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Father-daughter college trip turns tragic in Wisconsin

Boston executive flying own plane crashes

Joseph Trustey and his daughter, Anna.Facebook

BEVERLY — To employees at Beverly Municipal Airport, Joseph F. Trustey was a regular with a down-to-earth style that belied his influential position in Boston’s private equity world.

He kept his two planes at the airport and stopped in a couple of times a week to fly to a business meeting or take his family on a trip.

When Trustey’s eldest child and only son died last October, “we were all just in tears,” said Kenneth Robinson, owner and president of North Atlantic Air Inc., the airport’s fixed-based operator.

Wednesday afternoon, Robinson waved goodbye before Trustey, a top executive at Summit Partners private equity firm, left the airport to take his 18-year-old daughter, Anna, to visit Marquette University in Milwaukee.


The next time he saw Trustey’s single-engine turboprop, it was on a Thursday morning news report about a Boston businessman whose plane had crashed at a small airport in Milwaukee. Trustey, 53, and his daughter had been killed.

“They showed a picture of the tail of the airplane, and I recognized it immediately,” Robinson said. “It’s all devastating. It takes the wind right out of you.”

An investigator from the National Transportation Safety Board was trying to determine why Trustey’s Socata TBM-700 crashed around 6:15 p.m., Wednesday after radioing in for a “go-around,” or aborted landing at Lawrence J. Timmerman Airport, officials said.

The investigator is seeking air traffic control communications, radar data, medical records, information about the aircraft’s maintenance history, and the pilot’s flight history, said NTSB spokesman Keith Holloway. The cause was still under investigation.

“We may have a preliminary report by the end of next week,” he said.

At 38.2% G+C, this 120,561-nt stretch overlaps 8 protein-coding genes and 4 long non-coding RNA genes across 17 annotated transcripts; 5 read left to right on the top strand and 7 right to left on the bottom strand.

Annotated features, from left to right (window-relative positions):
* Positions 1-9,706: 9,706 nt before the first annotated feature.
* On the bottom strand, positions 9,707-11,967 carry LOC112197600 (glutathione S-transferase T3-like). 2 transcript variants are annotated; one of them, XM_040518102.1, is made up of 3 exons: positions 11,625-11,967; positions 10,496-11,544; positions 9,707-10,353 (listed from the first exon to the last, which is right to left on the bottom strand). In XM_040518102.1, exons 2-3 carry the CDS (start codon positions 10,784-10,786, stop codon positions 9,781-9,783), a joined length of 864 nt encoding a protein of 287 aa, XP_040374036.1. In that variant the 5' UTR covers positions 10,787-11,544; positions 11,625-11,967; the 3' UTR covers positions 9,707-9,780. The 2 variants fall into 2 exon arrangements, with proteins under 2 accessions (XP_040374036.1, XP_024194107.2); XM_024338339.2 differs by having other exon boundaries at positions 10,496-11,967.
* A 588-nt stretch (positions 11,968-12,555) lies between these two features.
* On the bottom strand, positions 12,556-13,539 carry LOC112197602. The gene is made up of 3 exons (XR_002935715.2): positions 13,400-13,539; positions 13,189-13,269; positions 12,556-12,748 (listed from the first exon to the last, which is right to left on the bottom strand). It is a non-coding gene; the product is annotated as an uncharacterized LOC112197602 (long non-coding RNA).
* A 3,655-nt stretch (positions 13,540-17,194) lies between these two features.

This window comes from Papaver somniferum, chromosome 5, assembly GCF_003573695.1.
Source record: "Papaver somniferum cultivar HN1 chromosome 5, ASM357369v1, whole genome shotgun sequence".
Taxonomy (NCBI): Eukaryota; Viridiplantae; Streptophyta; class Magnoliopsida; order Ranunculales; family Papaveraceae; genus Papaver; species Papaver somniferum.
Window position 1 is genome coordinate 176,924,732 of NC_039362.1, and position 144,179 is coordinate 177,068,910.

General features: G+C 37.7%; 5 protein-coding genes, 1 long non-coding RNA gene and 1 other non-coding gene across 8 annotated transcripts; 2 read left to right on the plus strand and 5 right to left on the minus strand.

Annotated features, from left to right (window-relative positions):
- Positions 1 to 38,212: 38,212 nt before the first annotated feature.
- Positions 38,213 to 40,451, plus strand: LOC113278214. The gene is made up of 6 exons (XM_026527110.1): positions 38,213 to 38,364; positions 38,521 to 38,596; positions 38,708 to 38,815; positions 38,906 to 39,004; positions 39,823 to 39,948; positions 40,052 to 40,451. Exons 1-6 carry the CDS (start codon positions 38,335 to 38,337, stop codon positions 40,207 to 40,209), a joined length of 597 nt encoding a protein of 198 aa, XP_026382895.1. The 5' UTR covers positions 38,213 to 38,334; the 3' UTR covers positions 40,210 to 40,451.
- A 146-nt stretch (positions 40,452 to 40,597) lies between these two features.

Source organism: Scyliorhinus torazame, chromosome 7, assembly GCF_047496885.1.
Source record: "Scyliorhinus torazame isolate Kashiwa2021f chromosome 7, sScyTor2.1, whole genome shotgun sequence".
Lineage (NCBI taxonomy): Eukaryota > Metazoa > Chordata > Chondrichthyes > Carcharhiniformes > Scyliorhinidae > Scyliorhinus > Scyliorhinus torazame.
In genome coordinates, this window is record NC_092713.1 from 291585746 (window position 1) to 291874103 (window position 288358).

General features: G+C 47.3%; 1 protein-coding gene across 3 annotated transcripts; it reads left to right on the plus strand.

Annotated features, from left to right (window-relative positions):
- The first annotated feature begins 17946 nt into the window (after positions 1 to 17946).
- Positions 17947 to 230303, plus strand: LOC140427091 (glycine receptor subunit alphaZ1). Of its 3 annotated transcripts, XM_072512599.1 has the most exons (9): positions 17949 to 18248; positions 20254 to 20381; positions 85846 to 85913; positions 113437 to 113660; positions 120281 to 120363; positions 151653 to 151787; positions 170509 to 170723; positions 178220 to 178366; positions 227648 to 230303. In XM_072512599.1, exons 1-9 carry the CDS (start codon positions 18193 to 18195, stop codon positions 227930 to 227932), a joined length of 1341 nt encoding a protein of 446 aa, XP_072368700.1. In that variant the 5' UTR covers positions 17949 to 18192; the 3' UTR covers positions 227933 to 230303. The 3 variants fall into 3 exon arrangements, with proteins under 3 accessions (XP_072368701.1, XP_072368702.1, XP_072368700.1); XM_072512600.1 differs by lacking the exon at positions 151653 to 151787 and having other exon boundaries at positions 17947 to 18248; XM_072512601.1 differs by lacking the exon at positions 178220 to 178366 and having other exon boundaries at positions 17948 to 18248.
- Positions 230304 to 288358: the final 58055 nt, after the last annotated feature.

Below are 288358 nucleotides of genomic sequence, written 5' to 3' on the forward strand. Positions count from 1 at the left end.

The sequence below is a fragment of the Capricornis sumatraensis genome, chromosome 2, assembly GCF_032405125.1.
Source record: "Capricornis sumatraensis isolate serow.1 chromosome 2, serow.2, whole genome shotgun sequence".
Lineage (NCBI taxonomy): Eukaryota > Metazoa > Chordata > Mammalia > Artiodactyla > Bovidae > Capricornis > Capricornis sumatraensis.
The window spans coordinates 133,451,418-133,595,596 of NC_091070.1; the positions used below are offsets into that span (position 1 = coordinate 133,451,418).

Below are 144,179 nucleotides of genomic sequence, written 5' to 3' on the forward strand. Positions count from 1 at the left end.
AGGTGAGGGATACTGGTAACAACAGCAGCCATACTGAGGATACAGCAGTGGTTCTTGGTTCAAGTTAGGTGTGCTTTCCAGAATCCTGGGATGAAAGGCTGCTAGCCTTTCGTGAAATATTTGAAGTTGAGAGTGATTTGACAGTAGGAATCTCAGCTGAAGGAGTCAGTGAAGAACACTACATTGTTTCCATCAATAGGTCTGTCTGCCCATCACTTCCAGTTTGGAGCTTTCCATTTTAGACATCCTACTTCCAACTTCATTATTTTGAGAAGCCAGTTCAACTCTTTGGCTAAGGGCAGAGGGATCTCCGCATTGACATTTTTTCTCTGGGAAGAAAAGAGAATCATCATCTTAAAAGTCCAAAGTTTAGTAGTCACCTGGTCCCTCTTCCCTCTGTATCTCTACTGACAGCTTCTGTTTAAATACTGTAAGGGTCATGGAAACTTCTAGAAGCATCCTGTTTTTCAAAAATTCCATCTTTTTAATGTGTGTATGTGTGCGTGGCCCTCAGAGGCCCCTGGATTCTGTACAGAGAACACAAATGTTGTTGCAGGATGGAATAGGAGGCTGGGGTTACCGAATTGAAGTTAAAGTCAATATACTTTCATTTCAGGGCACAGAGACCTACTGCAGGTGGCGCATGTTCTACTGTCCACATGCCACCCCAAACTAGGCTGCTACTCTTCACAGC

Investigators looked through the wreckage of Joseph F. Trustey’s Socata TBM-700, which crashed at Lawrence J. Timmerman Airport in Milwaukee. Rick Wood/associated Press

Back in Massachusetts, the deaths of the father and daughter touched off an outpouring of grief from the family’s friends from Boston’s boardrooms to charitable circles where Trustey was well known.


Many had joined the family in grief just nine months ago when Andrew Joseph “A.J.” Trustey died at age 22.

“What are they going to do?” asked Eric Rose, 47, who lives near the Trusteys in Wenham, where mourners could be seen outside the family home bearing food and greeting each other with hugs.

Robinson said he attended the wake and funeral for Trustey’s son and heard the father deliver an emotional eulogy at the Church of St. Paul in Hamilton.

“It was very moving and touching,” he said. “I think about his wife, Krissy. A lot of thoughts go through your mind.”

The Rev. Michael Lawlor, pastor at the Church of St. Paul, said the death of Joseph and Anna Trustey “leaves their family with a deep loss and profound sadness.”

“Our parish community and friends join our grief with theirs,” he said.

Joseph and Kristine Trustey had four children, including two other daughters — one of whom attends the University of Notre Dame, her father’s alma mater.

Robinson said Trustey often flew to Indiana in the fall to visit his daughter and attend football games. Sometimes Trustey took Robinson with him, he said.

“He is a very, very fastidious pilot,” said Robinson, who is also a pilot. “He didn’t take any chances. Joe was extremely conscientious.”

Trustey was initially certified to fly in February 2006, said Federal Aviation Administration spokesman Lynn Lunsford.

The FAA has no record of accidents, incidents, or closed enforcement cases involving Trustey, he said.